“Hey, there!” The conductor came around behind him, his coin changer jangling. “What you think you’re doing? Get down off there!”
“You see what I’m doing. Keep your shirt on.”
And Willie began the stenciling in yellow paint. He dabbed on anF and anO and anR with terrible pride in his work. And when he finished it the conductor squinted up and read the fresh glinting yellow words: FOR WHITES: REAR SECTION. He read it again. FOR WHITES. He blinked. REAR SECTION. The conductor looked at Willie and began to smile.
“Does that suit you?” asked Willie, stepping down.
Said the conductor, “That suits me just fine, sir.”
Hattie was looking at the sign from outside, and holding her hands over her breasts.
Willie returned to the crowd, which was growing now, taking size from every auto that groaned to a halt, and every new trolley car which squealed around the bend from the nearby town.
Willie climbed up on a packing box. “Let’s have a delegation to paint every streetcar in the next hour. Volunteers?”
Hands leapt up.
“Let’s have a delegation to fix theater seats, roped off, the last two rows for whites.”
They ran off.
Willie peered around, bubbled with perspiration, panting with exertion, proud of his energy, his hand on his wife’s shoulder who stood under him looking at the ground with her downcast eyes. “Let’s see now,” he declared. “Oh yes. We got to pass a law this afternoon; no intermarriages!”
“That’s right,” said a lot of people.
“All shoeshine boys quit their jobs today.”
“Quittin’ right now!” Some men threw down the rags they carried, in their excitement, all across town.
“Got to pass a minimum wage law, don’t we?”
“Pay them white folks at least ten cents an hour.”
The mayor of the town hurried up. “Now look here, Willie Johnson. Get down off that box!”
“Mayor, I can’t be made to do nothing like that.”
“You’re making a mob, Willie Johnson.”
“That’s the idea.”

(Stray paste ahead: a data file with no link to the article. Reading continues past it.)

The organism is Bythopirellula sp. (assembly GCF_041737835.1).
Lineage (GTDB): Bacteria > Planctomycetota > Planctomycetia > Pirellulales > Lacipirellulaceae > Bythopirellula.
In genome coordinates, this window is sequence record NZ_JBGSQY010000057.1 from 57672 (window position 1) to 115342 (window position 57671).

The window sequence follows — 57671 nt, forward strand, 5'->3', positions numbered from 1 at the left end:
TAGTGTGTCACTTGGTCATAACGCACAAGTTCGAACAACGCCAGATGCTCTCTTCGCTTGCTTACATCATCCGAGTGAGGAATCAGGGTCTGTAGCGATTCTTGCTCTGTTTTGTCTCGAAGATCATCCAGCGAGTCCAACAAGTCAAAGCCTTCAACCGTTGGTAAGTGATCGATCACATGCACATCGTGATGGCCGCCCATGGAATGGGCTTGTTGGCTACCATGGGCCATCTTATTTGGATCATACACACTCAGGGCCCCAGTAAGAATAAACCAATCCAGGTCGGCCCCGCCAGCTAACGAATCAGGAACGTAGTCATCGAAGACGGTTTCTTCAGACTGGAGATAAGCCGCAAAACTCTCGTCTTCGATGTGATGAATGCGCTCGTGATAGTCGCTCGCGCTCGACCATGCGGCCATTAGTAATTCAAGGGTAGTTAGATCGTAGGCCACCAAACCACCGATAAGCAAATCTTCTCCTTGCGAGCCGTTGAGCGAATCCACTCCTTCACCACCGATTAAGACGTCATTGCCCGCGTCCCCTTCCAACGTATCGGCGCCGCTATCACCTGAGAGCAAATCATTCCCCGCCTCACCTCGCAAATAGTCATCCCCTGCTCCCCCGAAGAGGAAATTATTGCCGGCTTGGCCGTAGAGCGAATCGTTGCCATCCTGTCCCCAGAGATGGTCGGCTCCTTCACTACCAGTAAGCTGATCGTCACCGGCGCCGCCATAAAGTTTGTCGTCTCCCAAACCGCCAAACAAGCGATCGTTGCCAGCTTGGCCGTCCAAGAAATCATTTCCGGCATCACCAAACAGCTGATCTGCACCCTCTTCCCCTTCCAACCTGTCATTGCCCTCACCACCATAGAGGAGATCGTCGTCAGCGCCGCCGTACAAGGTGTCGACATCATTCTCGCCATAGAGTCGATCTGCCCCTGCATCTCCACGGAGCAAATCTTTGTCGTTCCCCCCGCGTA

“The same thing you always hated when you were a kid. You’re no better than some of those white men you yell about!”
“This is the other shoe, Mayor, and the otherfoot,” said Willie, not even looking at the mayor, looking at the faces beneath him, some of them smiling, some of them doubtful, others bewildered, some of them reluctant and drawing away, fearful.
“You’ll be sorry,” said the mayor.
“We’ll have an election and get a new mayor,” said Willie. And he glanced off at the town where up and down the streets signs were being hung, fresh-painted: LIMITED CLIENTELE:Right to serve customer revokable at any time. He grinned and slapped his hands. Lord! And streetcars were being halted and sections being painted white in back, to suggest their future inhabitants. And theaters were being invaded and roped off by chuckling men, while their wives stood wondering on the curbs and children were spanked into houses to be hid away from this awful time.
“Are we all ready?” called Willie Johnson, the rope in his hands with the noose tied and neat.
“Ready!” shouted half the crowd. The other half murmured and moved like figures in a nightmare in which they wished no participation.
“Here it comes!” called a small boy.
Like marionette heads on a single string, the heads of the crowd turned upward.
Across the sky, very high and beautiful, a rocket burned on a sweep of orange fire. It circled and came down, causing all to gasp. It landed, setting the meadow afire here and there; the fire burned out, the rocket lay a moment in quiet, and then, as the silent crowd watched, a great door in the side of the vessel whispered out a breath of oxygen, the door slid back and an old man stepped out.
“A white man, a white man, a white man . . .” The words traveled back in the expectant crowd, the children speaking in each other’s ears, whispering, butting each other, the words moving in ripples to where the crowd stopped and the streetcars stood in the windy sunlight, the smell of paint coming out their opened windows. The whispering wore itself away and it was gone.